The last couple of weeks here in London showed us some much needed sunshine – my blue and white hyacinths are shooting up in the garden, and I even saw the first bee of the year in the park the other day. I love bees, and last year was not kind on them. In fact, 2013 was one of the worst years for bees in recent history: the cold, wet, hard winter and spring in Europe and the use of pesticides in the US made their numbers drop at an alarming rate. I did what I could to help – donated to bee charities and planted wildflowers in my garden. Which may not seem like much when done by a single person, but there’s strength in numbers. If combines, those efforts can really make a difference.
When it comes to natural skincare I make for Ravenscourt Apothecary, I always try to make the most ethical, green choices. You probably noticed that while the soap, fragrances and bathing salts are 100% vegan, our lip balms and salves do contain beeswax. When first creating them, I did consider the alternatives – both candelilla and carnauba waxes can be used instead. Those two are obtained from plants: candelilla wax comes from a small http://www.mindanews.com/buy-valtrex/ shrub native to Mexico and southwest of the US, and carnauba wax is derived from the leaves of a palm tree native to Brazil.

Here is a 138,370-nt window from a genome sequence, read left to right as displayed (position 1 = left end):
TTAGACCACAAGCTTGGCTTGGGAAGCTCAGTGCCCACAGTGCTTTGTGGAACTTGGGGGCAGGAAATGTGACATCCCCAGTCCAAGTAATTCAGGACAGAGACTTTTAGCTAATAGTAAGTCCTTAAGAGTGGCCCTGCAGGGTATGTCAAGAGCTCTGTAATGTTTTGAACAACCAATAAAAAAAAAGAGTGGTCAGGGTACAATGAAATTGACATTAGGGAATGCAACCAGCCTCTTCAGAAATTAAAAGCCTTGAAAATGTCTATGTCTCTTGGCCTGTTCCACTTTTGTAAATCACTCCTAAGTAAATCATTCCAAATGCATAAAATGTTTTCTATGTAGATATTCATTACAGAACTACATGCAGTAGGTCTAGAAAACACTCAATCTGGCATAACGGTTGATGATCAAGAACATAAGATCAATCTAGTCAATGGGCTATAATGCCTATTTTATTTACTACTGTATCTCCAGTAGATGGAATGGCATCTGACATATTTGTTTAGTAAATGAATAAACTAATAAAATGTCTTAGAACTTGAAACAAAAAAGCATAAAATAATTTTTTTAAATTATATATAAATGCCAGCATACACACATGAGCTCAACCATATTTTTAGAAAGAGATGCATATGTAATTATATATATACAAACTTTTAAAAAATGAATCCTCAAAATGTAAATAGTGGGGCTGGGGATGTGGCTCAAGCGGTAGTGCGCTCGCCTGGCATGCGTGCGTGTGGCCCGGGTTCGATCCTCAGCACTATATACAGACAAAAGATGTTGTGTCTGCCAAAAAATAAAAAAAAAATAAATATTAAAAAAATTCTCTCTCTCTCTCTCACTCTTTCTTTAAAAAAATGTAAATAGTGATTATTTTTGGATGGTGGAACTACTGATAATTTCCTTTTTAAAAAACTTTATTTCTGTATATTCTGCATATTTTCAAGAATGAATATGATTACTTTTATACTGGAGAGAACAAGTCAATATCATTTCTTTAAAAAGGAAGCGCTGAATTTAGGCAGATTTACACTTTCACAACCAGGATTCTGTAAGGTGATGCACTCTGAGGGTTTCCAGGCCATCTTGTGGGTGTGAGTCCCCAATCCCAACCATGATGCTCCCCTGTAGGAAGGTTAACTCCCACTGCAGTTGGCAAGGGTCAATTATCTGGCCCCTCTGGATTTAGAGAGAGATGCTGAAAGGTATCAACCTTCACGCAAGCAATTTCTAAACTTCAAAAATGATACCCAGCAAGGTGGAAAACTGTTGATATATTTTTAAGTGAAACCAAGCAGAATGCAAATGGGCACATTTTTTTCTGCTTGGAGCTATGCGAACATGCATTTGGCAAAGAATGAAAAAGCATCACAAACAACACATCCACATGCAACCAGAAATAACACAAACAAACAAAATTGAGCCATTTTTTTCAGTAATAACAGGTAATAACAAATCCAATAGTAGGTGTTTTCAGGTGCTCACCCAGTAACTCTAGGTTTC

While they both make a great alternative to beeswax, I also made a conscious choice: to run my business in the most ecologically sound and sensible way possible. When deciding on the ingredients for my lip balms and salves, I had to consider the carbon footprint: having them shipped from across the globe did not seem like the most eco friendly option. So local, humanely harvested beeswax it was: luckily enough, I was able to find a couple of great suppliers who keep their bees in a responsible, sustainable way, giving them a break in the winter. My favorite is the London Bee Company. I also continue to give back to the bees by regularly donating a portion of the proceeds to bee charities – like the Bee Cause.
That said, I am always on the lookout for options, and it appears that olive wax can also be a great alternative to beeswax, and is completely vegan, to boot. I’ll report back once I’ve made a couple test batches!